I got scared with this little off balance and started to think about the consequence it might had if my ice-axe was not in proper position. With every step the straps loosened the grip on the boot and each step felt shaky. With the steep slope, there is no way I could have tightened the straps. The snow might not support the weight in the posture to tightened the straps. So the only way to fix the crampons locked onto right position was to kick the right crampon on the side with left boot and kick the left crampon on the side with right boot. The kicking action was slow and swift as not to change my center of gravity which might off-balance me. I had to align the crampons every 200 steps for this ridge. I was confident that I would tighten it after this ridge was over and then I won’t run into this problem. To my disappointment, I had to align crampons every 150-200 step for the whole journey. The lesson that I learned today was to get a proper step-in crampon instead of strap-on crampon when you do actual mountaineering. I think this mis-alignment of crampons was primary reason for me to get exhausted quickly. For anyone who knows that walking with crampons on hard ice is extremely exhausting task on normal circumstance. For me today, the crampons I had were real pain in the leg.

Chapter 6 – Questions

With frequent loop backs, alignment of crampons and calculated ice-axe hold, I passed the section where I had turned back last time. I think I was more than half way above this rock face of height 800 feet. My eyes could only see the reflected light from the headlamp. Wherever I turned my head, there was only white. Some of the white was reflected from the snow, some parts from the faint illumination from the moon. With moon high up in the sky, I understood the sun was in a deep sleep and it would take some time for the sun to greet good morning.

The rock band separated on this section into two separate walls. I had to make sure to stick to either right or left wall to avoid rock fall or avalanche. So I had to decided either to take right or left now though the rock band section was like fifty plus steps ahead. Based on my research, I had to take right and find the ridge line and follow it upwards. It was already an hour and half I started my journey from the tent. The exhausting task of planting my feet on the snow made me to wish for water. I reached my awesome grey water-bottle on the right side of my Deuter rucksack. The bottle has a lock to prevent water leakage. I pressed the lock and then drank it straight. With just a drop on my mouth, I instantly found the water that I spent hours yesterday melting snow was contaminated. The use of filter paper was waste of time. I realized that the water contained big chunks of black pieces and ashes and the water had a strong grey color. With drinking mouth full of water, I no longer could drink it. Within minutes of drinking that water, my stomach started complaining.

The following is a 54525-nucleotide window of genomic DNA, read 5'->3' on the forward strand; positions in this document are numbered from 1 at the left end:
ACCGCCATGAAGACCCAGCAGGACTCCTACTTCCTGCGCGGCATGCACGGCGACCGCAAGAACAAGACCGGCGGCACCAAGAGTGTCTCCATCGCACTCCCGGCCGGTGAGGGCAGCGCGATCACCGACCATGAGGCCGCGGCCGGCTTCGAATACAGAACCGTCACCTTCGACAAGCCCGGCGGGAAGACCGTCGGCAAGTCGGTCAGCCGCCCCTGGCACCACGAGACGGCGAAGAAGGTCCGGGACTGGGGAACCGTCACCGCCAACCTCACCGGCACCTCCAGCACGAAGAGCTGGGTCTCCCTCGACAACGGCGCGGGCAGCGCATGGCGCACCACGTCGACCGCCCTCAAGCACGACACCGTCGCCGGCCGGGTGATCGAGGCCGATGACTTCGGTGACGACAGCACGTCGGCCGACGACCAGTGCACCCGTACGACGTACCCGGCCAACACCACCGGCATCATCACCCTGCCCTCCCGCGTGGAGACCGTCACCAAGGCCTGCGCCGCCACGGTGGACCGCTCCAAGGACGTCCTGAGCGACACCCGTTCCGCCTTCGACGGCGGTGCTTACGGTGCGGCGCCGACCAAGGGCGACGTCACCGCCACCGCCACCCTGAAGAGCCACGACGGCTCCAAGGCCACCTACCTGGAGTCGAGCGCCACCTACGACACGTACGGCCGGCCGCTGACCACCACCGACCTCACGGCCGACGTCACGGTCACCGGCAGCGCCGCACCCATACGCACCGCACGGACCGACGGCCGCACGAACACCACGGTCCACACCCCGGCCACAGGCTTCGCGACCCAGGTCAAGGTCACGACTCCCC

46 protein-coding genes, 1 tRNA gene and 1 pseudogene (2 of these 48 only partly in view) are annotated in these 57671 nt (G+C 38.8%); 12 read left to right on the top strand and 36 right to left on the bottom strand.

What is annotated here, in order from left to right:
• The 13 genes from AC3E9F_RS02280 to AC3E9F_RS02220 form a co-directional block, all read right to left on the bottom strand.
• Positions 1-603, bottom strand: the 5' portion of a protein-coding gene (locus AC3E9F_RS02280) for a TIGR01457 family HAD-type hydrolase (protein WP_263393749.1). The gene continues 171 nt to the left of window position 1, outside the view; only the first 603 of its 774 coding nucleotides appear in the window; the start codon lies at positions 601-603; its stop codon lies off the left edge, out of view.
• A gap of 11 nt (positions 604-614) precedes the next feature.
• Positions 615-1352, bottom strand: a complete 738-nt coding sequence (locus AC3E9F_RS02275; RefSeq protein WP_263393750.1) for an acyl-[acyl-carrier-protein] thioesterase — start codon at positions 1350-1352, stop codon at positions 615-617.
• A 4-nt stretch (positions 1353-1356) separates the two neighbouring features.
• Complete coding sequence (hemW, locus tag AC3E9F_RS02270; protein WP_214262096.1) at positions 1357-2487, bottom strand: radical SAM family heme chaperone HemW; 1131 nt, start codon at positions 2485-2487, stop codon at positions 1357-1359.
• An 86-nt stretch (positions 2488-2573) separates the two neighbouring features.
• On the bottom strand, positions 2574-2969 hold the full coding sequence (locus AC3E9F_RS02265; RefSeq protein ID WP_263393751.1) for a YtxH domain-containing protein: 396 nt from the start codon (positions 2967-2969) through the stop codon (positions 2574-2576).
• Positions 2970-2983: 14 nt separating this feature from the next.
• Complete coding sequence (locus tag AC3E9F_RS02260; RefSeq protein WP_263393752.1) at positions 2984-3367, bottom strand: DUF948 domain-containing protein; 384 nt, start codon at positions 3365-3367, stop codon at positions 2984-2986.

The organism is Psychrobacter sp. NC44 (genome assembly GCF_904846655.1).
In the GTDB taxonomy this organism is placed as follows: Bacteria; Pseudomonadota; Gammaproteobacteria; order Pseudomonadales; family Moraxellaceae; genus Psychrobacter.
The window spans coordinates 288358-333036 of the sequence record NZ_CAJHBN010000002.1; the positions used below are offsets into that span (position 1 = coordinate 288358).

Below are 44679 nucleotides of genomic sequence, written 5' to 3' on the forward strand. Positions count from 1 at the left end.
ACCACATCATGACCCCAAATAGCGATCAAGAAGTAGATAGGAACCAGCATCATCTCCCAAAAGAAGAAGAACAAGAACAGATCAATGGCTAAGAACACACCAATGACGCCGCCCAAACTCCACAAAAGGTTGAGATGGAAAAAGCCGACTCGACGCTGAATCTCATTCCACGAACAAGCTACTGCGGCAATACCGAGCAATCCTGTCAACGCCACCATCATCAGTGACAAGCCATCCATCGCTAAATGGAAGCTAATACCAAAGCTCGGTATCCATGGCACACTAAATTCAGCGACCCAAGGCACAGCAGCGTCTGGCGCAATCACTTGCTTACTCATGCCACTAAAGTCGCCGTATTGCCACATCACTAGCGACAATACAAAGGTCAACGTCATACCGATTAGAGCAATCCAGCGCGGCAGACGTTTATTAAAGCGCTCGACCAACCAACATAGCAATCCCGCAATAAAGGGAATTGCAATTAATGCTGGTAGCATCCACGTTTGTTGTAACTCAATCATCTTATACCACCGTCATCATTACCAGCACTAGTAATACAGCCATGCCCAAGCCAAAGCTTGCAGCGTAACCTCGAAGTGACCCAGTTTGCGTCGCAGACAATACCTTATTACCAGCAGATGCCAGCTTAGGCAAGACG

I had read book about people getting lost in the sea and their only way to drink water was to wait for rainfall. So I said to myself that I could endure a day without drinking water. I marched on upwards positioning me a slight left on the ridge. With another half an hour enduring cold wind, I completed the rock face and was above it. I definitely deserved a good rest. I found a rock to lay down without exposing too much on the ridge. I could finally tightened the straps and make the ascent a bit comfortable and less risky. It took me five whole minutes to tighten the straps. Since I had three layers of gloves, it was really hard to grap the straps around the boot. I struggled for few minutes and decided that I need to remove the gloves in order to fix the crampon. But there was a risk of contacting frost bite if my fingers were exposed too long in the cold and wind. So I decided, I would take two layers of gloves off. It was trade off between risk of frost bite and securely fasten crampon. As a mountaineer, this trade off was not rational.

The few hundreds feet up the slope was around 45 degree. With this slope the illumination just in front of the ridge was highly visible but it was hard to get a global picture of where I was on the Everest ridge. The ridge was directed slight left. I had to remember the maps I saw yesterday and try to guess my position on the ridge. Then I had to plan my path so that I would not get lost in the white desert. There was so many things to be scared of. What if I get lost? What if I misplace the foot and twist my ankle? What if I fall off the face? Will I be able to perform self-arrest to control my fall? What if my body gives up? What if there is an avalanche? But there was so many things to be grateful for. I had all the gears needed to safely climb the mountain. I had decent rest yesterday. I had the mental and physical strength to pull this off. I had done proper research regarding the routes, and weather. I had surplus food and clothes if there come a need for bivouac. People had climbed Mount Everest and the great mountain of Alps with less sophisticated gears in late 1800s and 1900s. In that comparison, I had high-tech gears and extremely lucky to climb a route pioneered by great mountaineers.